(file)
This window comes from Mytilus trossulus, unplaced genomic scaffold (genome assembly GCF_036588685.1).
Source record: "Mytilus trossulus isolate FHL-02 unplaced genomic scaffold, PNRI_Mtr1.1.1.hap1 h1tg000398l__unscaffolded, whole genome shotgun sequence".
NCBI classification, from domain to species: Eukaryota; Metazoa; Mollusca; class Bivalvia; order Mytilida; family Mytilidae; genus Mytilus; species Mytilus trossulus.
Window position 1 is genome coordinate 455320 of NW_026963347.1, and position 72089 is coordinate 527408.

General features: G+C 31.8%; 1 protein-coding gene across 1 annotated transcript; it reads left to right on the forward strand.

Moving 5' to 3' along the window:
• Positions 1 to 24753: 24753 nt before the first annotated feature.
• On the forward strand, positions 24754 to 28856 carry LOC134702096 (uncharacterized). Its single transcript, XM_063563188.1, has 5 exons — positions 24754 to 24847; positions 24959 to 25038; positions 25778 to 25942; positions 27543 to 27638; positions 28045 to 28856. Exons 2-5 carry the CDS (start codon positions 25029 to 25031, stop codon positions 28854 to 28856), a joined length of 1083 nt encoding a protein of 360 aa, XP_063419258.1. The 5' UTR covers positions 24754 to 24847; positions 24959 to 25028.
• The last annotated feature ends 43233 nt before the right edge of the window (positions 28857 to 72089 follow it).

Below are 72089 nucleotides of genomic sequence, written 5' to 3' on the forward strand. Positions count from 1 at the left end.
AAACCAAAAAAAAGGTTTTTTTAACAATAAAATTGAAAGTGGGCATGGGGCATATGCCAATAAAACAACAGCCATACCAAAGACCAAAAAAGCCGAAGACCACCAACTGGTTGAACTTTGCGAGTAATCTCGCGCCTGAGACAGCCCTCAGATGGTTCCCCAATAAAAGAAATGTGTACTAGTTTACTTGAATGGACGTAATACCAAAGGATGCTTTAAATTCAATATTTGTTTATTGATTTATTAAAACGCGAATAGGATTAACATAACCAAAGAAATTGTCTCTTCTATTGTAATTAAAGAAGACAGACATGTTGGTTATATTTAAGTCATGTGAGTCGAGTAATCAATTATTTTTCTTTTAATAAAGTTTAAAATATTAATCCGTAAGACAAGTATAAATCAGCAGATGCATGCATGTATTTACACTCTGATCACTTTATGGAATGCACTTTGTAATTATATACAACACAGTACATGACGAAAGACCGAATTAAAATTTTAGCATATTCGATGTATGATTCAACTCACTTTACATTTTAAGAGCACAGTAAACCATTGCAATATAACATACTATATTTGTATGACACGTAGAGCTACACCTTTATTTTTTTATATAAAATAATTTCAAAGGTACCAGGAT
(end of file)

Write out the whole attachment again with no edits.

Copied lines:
This window comes from Mytilus trossulus, unplaced genomic scaffold (genome assembly GCF_036588685.1).
Source record: "Mytilus trossulus isolate FHL-02 unplaced genomic scaffold, PNRI_Mtr1.1.1.hap1 h1tg000398l__unscaffolded, whole genome shotgun sequence".
NCBI classification, from domain to species: Eukaryota; Metazoa; Mollusca; class Bivalvia; order Mytilida; family Mytilidae; genus Mytilus; species Mytilus trossulus.
Window position 1 is genome coordinate 455320 of NW_026963347.1, and position 72089 is coordinate 527408.

General features: G+C 31.8%; 1 protein-coding gene across 1 annotated transcript; it reads left to right on the forward strand.

Moving 5' to 3' along the window:
• Positions 1 to 24753: 24753 nt before the first annotated feature.
• On the forward strand, positions 24754 to 28856 carry LOC134702096 (uncharacterized). Its single transcript, XM_063563188.1, has 5 exons — positions 24754 to 24847; positions 24959 to 25038; positions 25778 to 25942; positions 27543 to 27638; positions 28045 to 28856. Exons 2-5 carry the CDS (start codon positions 25029 to 25031, stop codon positions 28854 to 28856), a joined length of 1083 nt encoding a protein of 360 aa, XP_063419258.1. The 5' UTR covers positions 24754 to 24847; positions 24959 to 25028.
• The last annotated feature ends 43233 nt before the right edge of the window (positions 28857 to 72089 follow it).

Below are 72089 nucleotides of genomic sequence, written 5' to 3' on the forward strand. Positions count from 1 at the left end.
AAACCAAAAAAAAGGTTTTTTTAACAATAAAATTGAAAGTGGGCATGGGGCATATGCCAATAAAACAACAGCCATACCAAAGACCAAAAAAGCCGAAGACCACCAACTGGTTGAACTTTGCGAGTAATCTCGCGCCTGAGACAGCCCTCAGATGGTTCCCCAATAAAAGAAATGTGTACTAGTTTACTTGAATGGACGTAATACCAAAGGATGCTTTAAATTCAATATTTGTTTATTGATTTATTAAAACGCGAATAGGATTAACATAACCAAAGAAATTGTCTCTTCTATTGTAATTAAAGAAGACAGACATGTTGGTTATATTTAAGTCATGTGAGTCGAGTAATCAATTATTTTTCTTTTAATAAAGTTTAAAATATTAATCCGTAAGACAAGTATAAATCAGCAGATGCATGCATGTATTTACACTCTGATCACTTTATGGAATGCACTTTGTAATTATATACAACACAGTACATGACGAAAGACCGAATTAAAATTTTAGCATATTCGATGTATGATTCAACTCACTTTACATTTTAAGAGCACAGTAAACCATTGCAATATAACATACTATATTTGTATGACACGTAGAGCTACACCTTTATTTTTTTATATAAAATAATTTCAAAGGTACCAGGAT